I graduated from my NYC public high school and went on to study Writing at Hunter College. During college, several memoir pieces of mine were published in the alternative weekly New York Press, and I started participating in poetry slams - that's me on the cover of the anthology ALOUD: Voices from the Nuyorican Poets Café.

I also toured with Lollapalooza as a performance poet (see REVIVAL: Spoken Work from Lollapalooza '94), contributed to the feminist magazine BUST (see THE BUST GUIDE TO THE NEW GIRL ORDER), and appeared on MTV's "Sex in the '90s," pretending to be a lesbian (see YouTube, if you must).

In the meantime, I was researching future memoirs by having terrible relationships with men, toxic friendships with women, and a crazy mother.

There was also a lot of therapy. A LOT.

Ten years later, I was in a stable relationship and a nice apartment and a good place in my life, so I decided to try to wreck it by going back to the shelter where I'd lived as a teenager and volunteering. I got way too enmeshed with one of the residents there, and spent a year of my life in a co-dependent frenzy trying to "save" her, before discovering her insane secret. (Please see my second book, HAVE YOU FOUND HER, for the full story/insane secret.)

Today in late 2014, I remain in a stable relationship and a nice apartment and a good place in my life. I also remain in therapy. It's not a coincidence.

My new novel, I, LIAR, is a work of fiction, but it deals with many of the same real-life issues I've written about in my two memoirs: Addiction, obsession, self-harm, mental illness, women's psychology, fictional lives. It's got competitive women's friendships, crazy moms, and a narrator who may or may not be pretending to be a lesbian. In fact, one of the titles I considered for the book was FAKE BITCH.

I decided to keep that one for Memoir Number Three.

Customer Reviews

It seemed a little slow to me & a little average.
Juanita Harris
Other times, the book feels like an exploration of dumb luck.
Amy Senk
During the book Janice has flashbacks to her past.
William T. Stuart Jr.

Most Helpful Customer Reviews

34 of 39 people found the following review helpful By Amy Senk VINE VOICE on March 17, 2006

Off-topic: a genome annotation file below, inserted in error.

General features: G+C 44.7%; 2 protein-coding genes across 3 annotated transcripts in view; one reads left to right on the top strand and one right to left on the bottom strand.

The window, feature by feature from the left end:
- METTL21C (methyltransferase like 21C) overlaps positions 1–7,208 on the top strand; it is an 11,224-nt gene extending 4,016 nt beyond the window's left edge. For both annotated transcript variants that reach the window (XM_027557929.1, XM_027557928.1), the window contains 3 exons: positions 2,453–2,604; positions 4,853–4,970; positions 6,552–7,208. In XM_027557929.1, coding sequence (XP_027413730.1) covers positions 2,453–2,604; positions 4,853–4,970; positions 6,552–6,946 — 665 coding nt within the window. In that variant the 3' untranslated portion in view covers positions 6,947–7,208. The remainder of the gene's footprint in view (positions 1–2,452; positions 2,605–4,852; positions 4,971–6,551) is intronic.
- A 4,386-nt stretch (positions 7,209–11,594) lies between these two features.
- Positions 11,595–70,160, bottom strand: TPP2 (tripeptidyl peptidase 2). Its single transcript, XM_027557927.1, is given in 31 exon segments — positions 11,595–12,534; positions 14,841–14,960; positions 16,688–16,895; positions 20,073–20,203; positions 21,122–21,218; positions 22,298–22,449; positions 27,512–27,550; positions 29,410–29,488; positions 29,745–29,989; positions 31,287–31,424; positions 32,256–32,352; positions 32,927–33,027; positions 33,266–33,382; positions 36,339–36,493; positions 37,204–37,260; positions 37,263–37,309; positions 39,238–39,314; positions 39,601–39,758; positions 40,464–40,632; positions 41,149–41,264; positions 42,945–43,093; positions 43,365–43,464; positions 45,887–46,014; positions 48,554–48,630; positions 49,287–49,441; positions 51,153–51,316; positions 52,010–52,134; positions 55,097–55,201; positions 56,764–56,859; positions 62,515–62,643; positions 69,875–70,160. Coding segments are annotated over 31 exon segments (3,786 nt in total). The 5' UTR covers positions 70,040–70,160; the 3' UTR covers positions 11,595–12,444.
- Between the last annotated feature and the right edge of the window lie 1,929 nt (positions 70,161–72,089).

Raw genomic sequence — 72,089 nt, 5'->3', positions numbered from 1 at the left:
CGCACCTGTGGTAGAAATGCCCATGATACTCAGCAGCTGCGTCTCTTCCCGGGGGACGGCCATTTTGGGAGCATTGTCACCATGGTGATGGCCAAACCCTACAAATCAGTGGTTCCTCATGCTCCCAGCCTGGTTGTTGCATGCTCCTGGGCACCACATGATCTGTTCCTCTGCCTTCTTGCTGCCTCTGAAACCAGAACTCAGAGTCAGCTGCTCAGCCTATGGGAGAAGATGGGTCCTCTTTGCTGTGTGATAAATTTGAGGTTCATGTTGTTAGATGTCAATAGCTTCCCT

Format: Hardcover
The book, Girlbomb: A Halfway Homeless Memoir, tells the story of 15-year-old Jan, whose serially marrying mom has latched onto a real jerk of a man. She finally tells her mom to make the choice: Him or me. And when the mother chooses the guy, Jan goes from heating soup to grabbing her backpack and walking out the door.

She manages to find a shelter, where she stays for several weeks. This is not a sugar-coated story. This is a story of other residents threatening her with knives. Racial tensions. The very young girl who slips away and later is spied at a Port Authority men's room, clearly prostituting herself. Jan bonds with some girls who disappear from her life. It's not a great place to be.

Her next step is a group home, which is slightly better. Except by now, Jan has discovered night clubs and cocaine and cigarettes and booze.

One element to the story that strikes me as so interesting, having never been a homeless teenager on the streets of New York, is how Erlbaum kept her act together. With very little structure in her home, when she had a home, and then living in a shelter, Erlbaum managed to go to high school. She maintained school friends. She was in the school play. She got into college. She eventually had a somewhat longterm and loving relationship with a guy.

But the lifestyle extracted a toll. She had sex with boys she didn't like, much less love. She had drug problems. Her friends were unsupportive. She lied, and she stole.

At times, the book feels like a cautionary tale, a relatively modern-day and truthful Go Ask Alice.

Other times, the book feels like an exploration of dumb luck. You steal from work, but skip going the day they make arrests?
Read more ›
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9 of 9 people found the following review helpful By luckydave on March 14, 2006
Format: Hardcover
Articulate, witty, and unassuming, Janice Erlbaum has presented her audience with a masterwork. She guides us through the roughest times of any young woman's life - namely, high school.